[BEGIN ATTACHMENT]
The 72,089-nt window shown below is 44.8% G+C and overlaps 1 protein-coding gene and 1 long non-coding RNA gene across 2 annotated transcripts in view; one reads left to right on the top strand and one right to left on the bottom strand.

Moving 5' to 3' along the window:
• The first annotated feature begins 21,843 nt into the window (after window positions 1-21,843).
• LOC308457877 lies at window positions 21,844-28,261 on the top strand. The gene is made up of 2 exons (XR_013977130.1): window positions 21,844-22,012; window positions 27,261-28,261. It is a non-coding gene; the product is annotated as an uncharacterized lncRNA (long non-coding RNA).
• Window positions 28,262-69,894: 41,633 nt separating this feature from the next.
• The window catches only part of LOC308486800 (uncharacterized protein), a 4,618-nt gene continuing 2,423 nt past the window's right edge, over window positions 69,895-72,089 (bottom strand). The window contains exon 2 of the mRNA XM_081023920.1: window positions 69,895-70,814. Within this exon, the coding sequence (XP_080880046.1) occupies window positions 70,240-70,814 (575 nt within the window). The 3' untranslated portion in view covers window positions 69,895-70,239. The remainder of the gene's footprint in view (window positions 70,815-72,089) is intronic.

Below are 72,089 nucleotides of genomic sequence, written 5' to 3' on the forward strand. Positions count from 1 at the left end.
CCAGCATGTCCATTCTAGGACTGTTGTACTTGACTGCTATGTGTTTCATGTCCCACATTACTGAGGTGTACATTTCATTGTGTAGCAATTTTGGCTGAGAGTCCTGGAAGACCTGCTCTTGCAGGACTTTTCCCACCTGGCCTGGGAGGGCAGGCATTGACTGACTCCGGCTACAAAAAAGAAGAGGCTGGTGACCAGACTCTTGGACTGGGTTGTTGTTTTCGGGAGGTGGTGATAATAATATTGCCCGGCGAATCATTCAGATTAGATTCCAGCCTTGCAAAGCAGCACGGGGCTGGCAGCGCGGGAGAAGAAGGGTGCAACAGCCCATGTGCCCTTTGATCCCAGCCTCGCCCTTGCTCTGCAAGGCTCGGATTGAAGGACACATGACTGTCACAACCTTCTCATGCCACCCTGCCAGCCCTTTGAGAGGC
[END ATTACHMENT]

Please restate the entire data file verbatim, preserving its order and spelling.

The 72,089-nt window shown below is 44.8% G+C and overlaps 1 protein-coding gene and 1 long non-coding RNA gene across 2 annotated transcripts in view; one reads left to right on the top strand and one right to left on the bottom strand.

Moving 5' to 3' along the window:
• The first annotated feature begins 21,843 nt into the window (after window positions 1-21,843).
• LOC308457877 lies at window positions 21,844-28,261 on the top strand. The gene is made up of 2 exons (XR_013977130.1): window positions 21,844-22,012; window positions 27,261-28,261. It is a non-coding gene; the product is annotated as an uncharacterized lncRNA (long non-coding RNA).
• Window positions 28,262-69,894: 41,633 nt separating this feature from the next.
• The window catches only part of LOC308486800 (uncharacterized protein), a 4,618-nt gene continuing 2,423 nt past the window's right edge, over window positions 69,895-72,089 (bottom strand). The window contains exon 2 of the mRNA XM_081023920.1: window positions 69,895-70,814. Within this exon, the coding sequence (XP_080880046.1) occupies window positions 70,240-70,814 (575 nt within the window). The 3' untranslated portion in view covers window positions 69,895-70,239. The remainder of the gene's footprint in view (window positions 70,815-72,089) is intronic.

Below are 72,089 nucleotides of genomic sequence, written 5' to 3' on the forward strand. Positions count from 1 at the left end.
CCAGCATGTCCATTCTAGGACTGTTGTACTTGACTGCTATGTGTTTCATGTCCCACATTACTGAGGTGTACATTTCATTGTGTAGCAATTTTGGCTGAGAGTCCTGGAAGACCTGCTCTTGCAGGACTTTTCCCACCTGGCCTGGGAGGGCAGGCATTGACTGACTCCGGCTACAAAAAAGAAGAGGCTGGTGACCAGACTCTTGGACTGGGTTGTTGTTTTCGGGAGGTGGTGATAATAATATTGCCCGGCGAATCATTCAGATTAGATTCCAGCCTTGCAAAGCAGCACGGGGCTGGCAGCGCGGGAGAAGAAGGGTGCAACAGCCCATGTGCCCTTTGATCCCAGCCTCGCCCTTGCTCTGCAAGGCTCGGATTGAAGGACACATGACTGTCACAACCTTCTCATGCCACCCTGCCAGCCCTTTGAGAGGC